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Opinion: Youth empowerment in Namibia

2021-07-30  Staff Reporter

Opinion: Youth empowerment in Namibia

The fight for youth empowerment is equally important as that of equal gender representation within the Namibian sector. 

With little progress having been achieved and seen in terms of youth empowerment, the current question remains, is the progress the country managed to make towards youth empowerment and gender representation enough? The answer is a definite ‘on’. 

On the progressive front of youth empowerment, the appointment of a few young people in the National Assembly, ministerial positions and personal assistants (PAs) to high public officials pose as key practical scenarios that show the effort by the current administration in wanting government to coexist with the youth. 

In contrast, is the effort by government sufficient or is government supposed to be doing more in terms of increasing youth empowerment within the public sector? I guess the question does create an opportunity for critical thinking and analysis amongst the youth of Namibia.

The youth have to come together in the fight for their empowerment irrespective of their political and or social stands. For instance, there is absolutely no need for the country to have two organisations that strive for the same purpose because it shows the lack of competence in young people to take the lead. 

The Namibia National Students Organisation (Nanso) and the Students Union of Namibia is a division that we should have never allowed to happen. When young people are legitimately expelled from organisations and alternatively move from Nanso to form their own student organisation that serve the same interests as Nanso, then how is that beneficial to students? 

Together and in unity, the purpose and mandates are timely executed but when we are divided, then the sobriety of public organisations and their mandates are compromised. Broadly, young people need to understand that public organisations and institutions that are to operate independently should not be degenerated and used to serve personal and political interests.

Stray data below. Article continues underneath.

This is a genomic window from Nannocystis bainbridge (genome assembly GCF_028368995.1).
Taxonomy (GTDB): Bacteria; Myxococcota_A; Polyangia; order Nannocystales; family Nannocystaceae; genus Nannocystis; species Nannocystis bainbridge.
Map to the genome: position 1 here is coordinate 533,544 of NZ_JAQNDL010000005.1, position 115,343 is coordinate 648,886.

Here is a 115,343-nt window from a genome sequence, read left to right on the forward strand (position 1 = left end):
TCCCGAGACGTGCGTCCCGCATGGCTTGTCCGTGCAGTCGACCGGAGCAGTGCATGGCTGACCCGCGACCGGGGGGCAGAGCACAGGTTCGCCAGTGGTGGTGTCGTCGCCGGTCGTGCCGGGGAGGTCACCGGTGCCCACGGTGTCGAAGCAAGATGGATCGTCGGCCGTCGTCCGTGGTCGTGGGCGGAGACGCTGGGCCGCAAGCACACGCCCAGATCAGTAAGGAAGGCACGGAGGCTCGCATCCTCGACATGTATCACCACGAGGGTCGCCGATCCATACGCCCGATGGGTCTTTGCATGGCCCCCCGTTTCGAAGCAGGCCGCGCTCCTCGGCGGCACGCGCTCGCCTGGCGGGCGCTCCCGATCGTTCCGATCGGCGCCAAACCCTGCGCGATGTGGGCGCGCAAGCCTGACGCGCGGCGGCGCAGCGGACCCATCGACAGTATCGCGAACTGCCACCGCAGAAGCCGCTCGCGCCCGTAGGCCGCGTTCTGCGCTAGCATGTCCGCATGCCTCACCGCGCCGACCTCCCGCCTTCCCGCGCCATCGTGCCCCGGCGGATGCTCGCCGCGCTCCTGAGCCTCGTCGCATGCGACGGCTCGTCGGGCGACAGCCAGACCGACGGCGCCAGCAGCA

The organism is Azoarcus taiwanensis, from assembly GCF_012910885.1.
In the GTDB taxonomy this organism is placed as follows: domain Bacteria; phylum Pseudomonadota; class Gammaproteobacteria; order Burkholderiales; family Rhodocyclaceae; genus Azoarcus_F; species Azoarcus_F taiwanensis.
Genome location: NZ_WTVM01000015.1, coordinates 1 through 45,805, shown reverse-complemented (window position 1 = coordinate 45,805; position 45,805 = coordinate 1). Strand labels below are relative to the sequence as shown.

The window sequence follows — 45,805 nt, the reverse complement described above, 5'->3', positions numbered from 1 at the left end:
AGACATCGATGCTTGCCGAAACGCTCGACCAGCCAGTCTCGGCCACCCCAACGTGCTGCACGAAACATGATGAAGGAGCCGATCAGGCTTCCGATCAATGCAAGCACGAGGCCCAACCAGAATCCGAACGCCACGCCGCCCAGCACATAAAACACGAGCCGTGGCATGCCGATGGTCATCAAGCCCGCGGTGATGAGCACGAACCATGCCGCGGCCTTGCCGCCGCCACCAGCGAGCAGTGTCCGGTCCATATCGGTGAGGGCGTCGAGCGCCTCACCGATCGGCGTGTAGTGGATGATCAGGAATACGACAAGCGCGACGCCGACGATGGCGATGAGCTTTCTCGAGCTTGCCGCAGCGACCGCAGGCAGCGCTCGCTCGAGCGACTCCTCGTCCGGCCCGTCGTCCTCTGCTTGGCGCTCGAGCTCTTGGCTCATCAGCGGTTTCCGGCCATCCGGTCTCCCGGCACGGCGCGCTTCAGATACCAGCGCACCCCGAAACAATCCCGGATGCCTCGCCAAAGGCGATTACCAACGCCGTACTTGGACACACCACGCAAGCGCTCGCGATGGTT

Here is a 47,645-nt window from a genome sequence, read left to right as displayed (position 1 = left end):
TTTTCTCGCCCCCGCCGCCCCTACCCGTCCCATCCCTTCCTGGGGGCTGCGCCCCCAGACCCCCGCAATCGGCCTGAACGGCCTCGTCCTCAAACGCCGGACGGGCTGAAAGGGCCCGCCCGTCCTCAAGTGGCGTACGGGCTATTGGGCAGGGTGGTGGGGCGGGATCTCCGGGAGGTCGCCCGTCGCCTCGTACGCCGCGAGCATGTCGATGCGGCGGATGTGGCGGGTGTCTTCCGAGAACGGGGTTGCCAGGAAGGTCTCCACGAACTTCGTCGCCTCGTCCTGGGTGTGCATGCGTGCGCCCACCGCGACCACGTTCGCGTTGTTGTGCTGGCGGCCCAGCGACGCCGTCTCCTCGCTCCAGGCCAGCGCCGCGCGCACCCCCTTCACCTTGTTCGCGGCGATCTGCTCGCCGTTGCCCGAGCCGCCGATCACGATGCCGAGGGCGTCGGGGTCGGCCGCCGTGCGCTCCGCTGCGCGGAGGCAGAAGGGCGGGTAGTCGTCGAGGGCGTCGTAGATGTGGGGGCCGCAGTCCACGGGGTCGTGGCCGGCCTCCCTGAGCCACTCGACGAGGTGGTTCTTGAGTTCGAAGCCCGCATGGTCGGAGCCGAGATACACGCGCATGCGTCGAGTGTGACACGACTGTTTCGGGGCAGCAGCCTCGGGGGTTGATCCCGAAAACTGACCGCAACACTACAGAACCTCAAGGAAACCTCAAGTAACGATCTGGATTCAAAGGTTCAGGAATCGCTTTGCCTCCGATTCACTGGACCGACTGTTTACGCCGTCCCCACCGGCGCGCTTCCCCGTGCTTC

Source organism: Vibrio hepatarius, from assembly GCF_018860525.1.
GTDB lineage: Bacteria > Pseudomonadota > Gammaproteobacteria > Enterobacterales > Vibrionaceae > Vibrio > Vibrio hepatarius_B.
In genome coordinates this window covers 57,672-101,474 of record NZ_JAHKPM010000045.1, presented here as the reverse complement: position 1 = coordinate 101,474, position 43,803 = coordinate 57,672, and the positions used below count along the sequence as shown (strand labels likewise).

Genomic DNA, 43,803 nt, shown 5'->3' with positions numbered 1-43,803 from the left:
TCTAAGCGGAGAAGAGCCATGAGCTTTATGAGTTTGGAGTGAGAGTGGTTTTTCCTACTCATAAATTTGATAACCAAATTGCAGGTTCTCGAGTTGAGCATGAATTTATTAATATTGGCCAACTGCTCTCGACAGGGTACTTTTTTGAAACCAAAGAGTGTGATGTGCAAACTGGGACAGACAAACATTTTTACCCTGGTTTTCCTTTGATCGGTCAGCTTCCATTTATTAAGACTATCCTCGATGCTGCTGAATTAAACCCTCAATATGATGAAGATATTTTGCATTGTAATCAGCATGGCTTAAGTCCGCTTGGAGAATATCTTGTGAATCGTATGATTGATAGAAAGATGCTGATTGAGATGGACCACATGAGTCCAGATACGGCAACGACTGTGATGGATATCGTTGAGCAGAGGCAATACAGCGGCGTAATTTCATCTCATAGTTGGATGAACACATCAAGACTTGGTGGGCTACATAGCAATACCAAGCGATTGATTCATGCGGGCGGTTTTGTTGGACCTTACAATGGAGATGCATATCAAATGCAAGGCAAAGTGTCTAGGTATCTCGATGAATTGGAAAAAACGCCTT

Alternatively, we as young people should refrain from wanting things to happen overnight, instead, while awaiting for an opportunity to arise, that should be the important time to empower oneself with the necessary skills. It could be experience or building up our qualifications or building a reputable social image. Work, such as that of Ladislaus Shindimba Shikerete, an employee of the Rundu Town Council and a local entrepreneur who went on and researched on how to turn local waste (plastic) into building bricks is the type of initiatives one would want majority of the young people to embark on. It further shows how young people can empower themselves, rather than awaiting bureaucratic actions of the government that actually take long to be executed.

Relying on the government to help the youth is not always an effective alternative, even though each democratic government exists to serve its people. Factually, government is not going to empower all young people – and as a result, the need to lookout for oneself is eminent. Instead of “separate hustles”, what we could do is join forces, try to find purpose in partnerships to build gross benefit businesses like building an oligopolistic market. 

We get it, monopolistic market is the big thing we all know about, but we can say that it is not always the case. Crowding the market with individualism is just as much of a problem as unemployment is and that will not grow the youthful population in the long-run, and or, positively contribute to national development.